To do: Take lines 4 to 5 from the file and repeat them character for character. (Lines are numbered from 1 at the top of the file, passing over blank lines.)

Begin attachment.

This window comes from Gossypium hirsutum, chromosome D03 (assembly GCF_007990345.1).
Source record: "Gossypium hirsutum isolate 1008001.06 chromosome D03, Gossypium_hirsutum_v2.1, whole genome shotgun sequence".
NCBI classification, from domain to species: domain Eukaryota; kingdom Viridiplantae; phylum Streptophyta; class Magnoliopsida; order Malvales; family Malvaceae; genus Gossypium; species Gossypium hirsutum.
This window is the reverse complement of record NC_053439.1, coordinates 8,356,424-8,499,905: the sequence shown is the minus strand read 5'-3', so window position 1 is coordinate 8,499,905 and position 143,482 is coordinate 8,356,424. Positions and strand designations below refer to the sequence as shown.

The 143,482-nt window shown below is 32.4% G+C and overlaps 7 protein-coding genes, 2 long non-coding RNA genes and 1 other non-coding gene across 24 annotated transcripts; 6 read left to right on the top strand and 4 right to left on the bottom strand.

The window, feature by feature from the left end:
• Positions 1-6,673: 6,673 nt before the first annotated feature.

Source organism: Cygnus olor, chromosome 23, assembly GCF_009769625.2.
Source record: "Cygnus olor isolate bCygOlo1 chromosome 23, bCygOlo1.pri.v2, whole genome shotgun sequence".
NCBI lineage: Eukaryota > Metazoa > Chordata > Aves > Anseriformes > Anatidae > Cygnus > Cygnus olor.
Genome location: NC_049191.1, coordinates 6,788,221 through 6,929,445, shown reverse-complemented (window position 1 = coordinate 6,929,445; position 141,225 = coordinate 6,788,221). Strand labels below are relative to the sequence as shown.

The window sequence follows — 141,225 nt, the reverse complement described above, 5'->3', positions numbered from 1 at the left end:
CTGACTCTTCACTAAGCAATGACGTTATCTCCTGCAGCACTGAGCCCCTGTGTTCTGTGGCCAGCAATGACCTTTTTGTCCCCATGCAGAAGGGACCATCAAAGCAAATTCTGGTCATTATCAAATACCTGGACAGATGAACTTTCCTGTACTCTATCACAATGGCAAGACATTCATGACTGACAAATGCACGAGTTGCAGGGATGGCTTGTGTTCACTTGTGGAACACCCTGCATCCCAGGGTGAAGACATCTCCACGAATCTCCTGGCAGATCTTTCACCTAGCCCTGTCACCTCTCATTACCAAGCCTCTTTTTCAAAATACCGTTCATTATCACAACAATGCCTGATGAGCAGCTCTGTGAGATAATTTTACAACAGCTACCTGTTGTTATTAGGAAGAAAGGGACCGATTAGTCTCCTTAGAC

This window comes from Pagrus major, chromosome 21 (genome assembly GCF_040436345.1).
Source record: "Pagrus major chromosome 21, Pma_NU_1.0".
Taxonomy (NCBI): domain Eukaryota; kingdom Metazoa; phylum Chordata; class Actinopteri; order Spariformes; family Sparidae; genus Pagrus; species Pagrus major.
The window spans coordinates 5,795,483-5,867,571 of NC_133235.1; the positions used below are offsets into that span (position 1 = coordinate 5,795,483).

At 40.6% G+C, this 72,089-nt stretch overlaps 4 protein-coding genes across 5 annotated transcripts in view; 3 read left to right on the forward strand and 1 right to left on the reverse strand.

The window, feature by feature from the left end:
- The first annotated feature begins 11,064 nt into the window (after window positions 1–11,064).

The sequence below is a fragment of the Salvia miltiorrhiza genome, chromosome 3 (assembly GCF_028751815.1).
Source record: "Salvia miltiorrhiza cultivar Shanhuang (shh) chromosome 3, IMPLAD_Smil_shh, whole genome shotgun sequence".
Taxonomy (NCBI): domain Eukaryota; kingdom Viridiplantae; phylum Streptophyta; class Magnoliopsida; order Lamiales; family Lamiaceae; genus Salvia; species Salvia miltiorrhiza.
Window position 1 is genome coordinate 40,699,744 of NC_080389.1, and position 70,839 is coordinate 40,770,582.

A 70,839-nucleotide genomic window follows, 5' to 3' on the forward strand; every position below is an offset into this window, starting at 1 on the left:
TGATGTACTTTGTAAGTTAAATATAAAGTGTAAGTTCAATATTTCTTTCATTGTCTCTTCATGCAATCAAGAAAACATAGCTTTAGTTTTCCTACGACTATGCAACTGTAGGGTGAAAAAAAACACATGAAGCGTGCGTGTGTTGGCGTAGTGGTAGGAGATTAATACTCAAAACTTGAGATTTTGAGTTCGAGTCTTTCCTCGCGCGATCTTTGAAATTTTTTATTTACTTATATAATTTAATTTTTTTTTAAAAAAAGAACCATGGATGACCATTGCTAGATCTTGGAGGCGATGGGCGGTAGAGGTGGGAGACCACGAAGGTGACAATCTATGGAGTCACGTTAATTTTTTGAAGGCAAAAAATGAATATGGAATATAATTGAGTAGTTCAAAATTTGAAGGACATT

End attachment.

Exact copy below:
This window is the reverse complement of record NC_053439.1, coordinates 8,356,424-8,499,905: the sequence shown is the minus strand read 5'-3', so window position 1 is coordinate 8,499,905 and position 143,482 is coordinate 8,356,424. Positions and strand designations below refer to the sequence as shown.

The 143,482-nt window shown below is 32.4% G+C and overlaps 7 protein-coding genes, 2 long non-coding RNA genes and 1 other non-coding gene across 24 annotated transcripts; 6 read left to right on the top strand and 4 right to left on the bottom strand.